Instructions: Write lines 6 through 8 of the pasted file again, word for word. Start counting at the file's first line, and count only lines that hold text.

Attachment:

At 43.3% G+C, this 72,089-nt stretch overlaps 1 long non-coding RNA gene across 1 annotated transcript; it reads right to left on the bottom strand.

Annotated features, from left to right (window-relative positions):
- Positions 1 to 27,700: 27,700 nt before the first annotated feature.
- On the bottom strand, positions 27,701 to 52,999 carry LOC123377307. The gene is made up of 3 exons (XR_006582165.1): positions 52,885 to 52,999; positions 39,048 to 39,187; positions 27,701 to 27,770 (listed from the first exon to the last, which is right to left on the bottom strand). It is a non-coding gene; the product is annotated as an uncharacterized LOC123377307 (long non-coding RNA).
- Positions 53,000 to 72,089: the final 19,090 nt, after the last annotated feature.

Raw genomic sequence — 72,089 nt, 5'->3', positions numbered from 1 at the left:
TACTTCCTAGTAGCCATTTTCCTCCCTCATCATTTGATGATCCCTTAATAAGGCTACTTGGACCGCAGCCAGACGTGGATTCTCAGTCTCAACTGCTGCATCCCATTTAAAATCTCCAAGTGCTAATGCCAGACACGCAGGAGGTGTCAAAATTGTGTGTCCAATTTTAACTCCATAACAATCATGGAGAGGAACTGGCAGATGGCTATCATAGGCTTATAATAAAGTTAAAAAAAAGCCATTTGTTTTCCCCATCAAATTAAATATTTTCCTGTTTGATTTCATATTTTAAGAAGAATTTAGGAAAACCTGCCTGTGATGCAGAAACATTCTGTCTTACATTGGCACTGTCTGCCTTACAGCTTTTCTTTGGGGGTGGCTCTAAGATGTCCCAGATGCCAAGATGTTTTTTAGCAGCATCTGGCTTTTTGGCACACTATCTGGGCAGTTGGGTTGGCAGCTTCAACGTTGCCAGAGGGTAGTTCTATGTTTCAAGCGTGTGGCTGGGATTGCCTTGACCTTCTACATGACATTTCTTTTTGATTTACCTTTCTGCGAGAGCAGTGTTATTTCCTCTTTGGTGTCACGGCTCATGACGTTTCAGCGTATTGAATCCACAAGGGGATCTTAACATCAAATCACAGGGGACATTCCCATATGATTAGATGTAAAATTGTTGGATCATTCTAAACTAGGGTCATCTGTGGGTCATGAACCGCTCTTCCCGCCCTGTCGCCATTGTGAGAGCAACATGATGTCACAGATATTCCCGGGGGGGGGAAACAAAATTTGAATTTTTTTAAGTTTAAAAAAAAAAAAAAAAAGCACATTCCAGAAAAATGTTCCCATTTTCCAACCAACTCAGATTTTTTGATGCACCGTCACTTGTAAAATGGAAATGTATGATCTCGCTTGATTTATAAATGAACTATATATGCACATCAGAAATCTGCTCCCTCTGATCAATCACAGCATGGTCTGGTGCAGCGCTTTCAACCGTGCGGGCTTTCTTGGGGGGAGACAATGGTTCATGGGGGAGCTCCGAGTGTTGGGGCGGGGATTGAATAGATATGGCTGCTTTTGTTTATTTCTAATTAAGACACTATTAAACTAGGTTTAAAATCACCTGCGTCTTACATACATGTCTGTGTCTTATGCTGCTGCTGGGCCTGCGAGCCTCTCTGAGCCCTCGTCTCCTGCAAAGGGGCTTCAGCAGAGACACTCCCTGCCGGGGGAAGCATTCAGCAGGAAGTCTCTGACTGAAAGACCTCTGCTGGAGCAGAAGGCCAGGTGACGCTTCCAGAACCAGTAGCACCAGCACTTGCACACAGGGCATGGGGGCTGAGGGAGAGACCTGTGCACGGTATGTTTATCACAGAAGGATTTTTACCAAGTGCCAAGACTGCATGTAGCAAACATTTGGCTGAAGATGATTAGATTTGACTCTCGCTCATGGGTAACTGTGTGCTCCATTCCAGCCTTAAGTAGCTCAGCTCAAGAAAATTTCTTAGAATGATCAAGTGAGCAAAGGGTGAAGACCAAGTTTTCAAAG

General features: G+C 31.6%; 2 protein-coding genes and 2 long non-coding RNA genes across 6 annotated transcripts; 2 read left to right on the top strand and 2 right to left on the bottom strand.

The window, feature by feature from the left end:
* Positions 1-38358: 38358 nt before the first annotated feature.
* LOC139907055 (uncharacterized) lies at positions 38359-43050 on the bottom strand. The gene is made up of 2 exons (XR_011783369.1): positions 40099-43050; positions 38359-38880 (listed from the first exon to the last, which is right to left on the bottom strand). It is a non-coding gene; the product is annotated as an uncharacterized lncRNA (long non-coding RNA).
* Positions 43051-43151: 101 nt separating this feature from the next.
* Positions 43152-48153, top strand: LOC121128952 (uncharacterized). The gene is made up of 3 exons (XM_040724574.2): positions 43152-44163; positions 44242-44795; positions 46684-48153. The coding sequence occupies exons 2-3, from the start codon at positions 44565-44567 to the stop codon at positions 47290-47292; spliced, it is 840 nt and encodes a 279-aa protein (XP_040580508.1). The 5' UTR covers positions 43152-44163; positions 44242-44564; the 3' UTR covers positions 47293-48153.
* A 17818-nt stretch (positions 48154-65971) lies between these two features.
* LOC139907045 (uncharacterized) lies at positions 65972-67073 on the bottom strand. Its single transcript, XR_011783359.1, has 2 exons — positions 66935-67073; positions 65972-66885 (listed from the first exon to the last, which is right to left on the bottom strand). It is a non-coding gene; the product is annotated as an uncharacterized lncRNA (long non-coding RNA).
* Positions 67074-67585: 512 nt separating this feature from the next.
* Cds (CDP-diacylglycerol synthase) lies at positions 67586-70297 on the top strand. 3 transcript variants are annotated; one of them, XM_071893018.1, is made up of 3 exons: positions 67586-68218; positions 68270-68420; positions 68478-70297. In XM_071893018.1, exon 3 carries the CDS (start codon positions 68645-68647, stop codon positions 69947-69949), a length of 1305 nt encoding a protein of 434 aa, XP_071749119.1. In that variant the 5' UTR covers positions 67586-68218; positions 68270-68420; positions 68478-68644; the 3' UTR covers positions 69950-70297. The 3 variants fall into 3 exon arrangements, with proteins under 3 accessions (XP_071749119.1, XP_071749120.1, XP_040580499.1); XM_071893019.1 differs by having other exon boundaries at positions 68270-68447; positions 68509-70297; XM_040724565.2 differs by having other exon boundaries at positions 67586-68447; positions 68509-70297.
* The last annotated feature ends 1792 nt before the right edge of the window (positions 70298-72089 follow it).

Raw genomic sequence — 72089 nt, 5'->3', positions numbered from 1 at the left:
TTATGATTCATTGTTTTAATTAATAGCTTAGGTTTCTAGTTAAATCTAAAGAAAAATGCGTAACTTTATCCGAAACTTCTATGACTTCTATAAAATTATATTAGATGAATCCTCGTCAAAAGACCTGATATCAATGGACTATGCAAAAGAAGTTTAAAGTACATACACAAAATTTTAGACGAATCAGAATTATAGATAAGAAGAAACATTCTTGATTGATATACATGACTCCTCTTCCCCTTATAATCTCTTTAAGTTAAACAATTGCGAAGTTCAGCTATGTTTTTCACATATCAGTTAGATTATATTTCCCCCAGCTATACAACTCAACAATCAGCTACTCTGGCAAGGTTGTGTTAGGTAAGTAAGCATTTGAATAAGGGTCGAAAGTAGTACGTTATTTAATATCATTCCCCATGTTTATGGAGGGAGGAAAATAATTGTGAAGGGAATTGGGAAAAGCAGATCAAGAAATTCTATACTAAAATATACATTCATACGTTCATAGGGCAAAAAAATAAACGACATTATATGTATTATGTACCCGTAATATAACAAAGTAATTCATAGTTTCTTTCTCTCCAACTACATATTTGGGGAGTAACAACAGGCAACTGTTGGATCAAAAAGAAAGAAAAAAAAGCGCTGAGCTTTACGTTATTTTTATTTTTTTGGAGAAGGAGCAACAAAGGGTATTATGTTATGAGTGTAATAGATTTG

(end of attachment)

Raw genomic sequence — 72,089 nt, 5'->3', positions numbered from 1 at the left:
TACTTCCTAGTAGCCATTTTCCTCCCTCATCATTTGATGATCCCTTAATAAGGCTACTTGGACCGCAGCCAGACGTGGATTCTCAGTCTCAACTGCTGCATCCCATTTAAAATCTCCAAGTGCTAATGCCAGACACGCAGGAGGTGTCAAAATTGTGTGTCCAATTTTAACTCCATAACAATCATGGAGAGGAACTGGCAGATGGCTATCATAGGCTTATAATAAAGTTAAAAAAAAGCCATTTGTTTTCCCCATCAAATTAAATATTTTCCTGTTTGATTTCATATTTTAAGAAGAATTTAGGAAAACCTGCCTGTGATGCAGAAACATTCTGTCTTACATTGGCACTGTCTGCCTTACAGCTTTTCTTTGGGGGTGGCTCTAAGATGTCCCAGATGCCAAGATGTTTTTTAGCAGCATCTGGCTTTTTGGCACACTATCTGGGCAGTTGGGTTGGCAGCTTCAACGTTGCCAGAGGGTAGTTCTATGTTTCAAGCGTGTGGCTGGGATTGCCTTGACCTTCTACATGACATTTCTTTTTGATTTACCTTTCTGCGAGAGCAGTGTTATTTCCTCTTTGGTGTCACGGCTCATGACGTTTCAGCGTATTGAATCCACAAGGGGATCTTAACATCAAATCACAGGGGACATTCCCATATGATTAGATGTAAAATTGTTGGATCATTCTAAACTAGGGTCATCTGTGGGTCATGAACCGCTCTTCCCGCCCTGTCGCCATTGTGAGAGCAACATGATGTCACAGATATTCCCGGGGGGGGGAAACAAAATTTGAATTTTTTTAAGTTTAAAAAAAAAAAAAAAAAGCACATTCCAGAAAAATGTTCCCATTTTCCAACCAACTCAGATTTTTTGATGCACCGTCACTTGTAAAATGGAAATGTATGATCTCGCTTGATTTATAAATGAACTATATATGCACATCAGAAATCTGCTCCCTCTGATCAATCACAGCATGGTCTGGTGCAGCGCTTTCAACCGTGCGGGCTTTCTTGGGGGGAGACAATGGTTCATGGGGGAGCTCCGAGTGTTGGGGCGGGGATTGAATAGATATGGCTGCTTTTGTTTATTTCTAATTAAGACACTATTAAACTAGGTTTAAAATCACCTGCGTCTTACATACATGTCTGTGTCTTATGCTGCTGCTGGGCCTGCGAGCCTCTCTGAGCCCTCGTCTCCTGCAAAGGGGCTTCAGCAGAGACACTCCCTGCCGGGGGAAGCATTCAGCAGGAAGTCTCTGACTGAAAGACCTCTGCTGGAGCAGAAGGCCAGGTGACGCTTCCAGAACCAGTAGCACCAGCACTTGCACACAGGGCATGGGGGCTGAGGGAGAGACCTGTGCACGGTATGTTTATCACAGAAGGATTTTTACCAAGTGCCAAGACTGCATGTAGCAAACATTTGGCTGAAGATGATTAGATTTGACTCTCGCTCATGGGTAACTGTGTGCTCCATTCCAGCCTTAAGTAGCTCAGCTCAAGAAAATTTCTTAGAATGATCAAGTGAGCAAAGGGTGAAGACCAAGTTTTCAAAG

General features: G+C 31.6%; 2 protein-coding genes and 2 long non-coding RNA genes across 6 annotated transcripts; 2 read left to right on the top strand and 2 right to left on the bottom strand.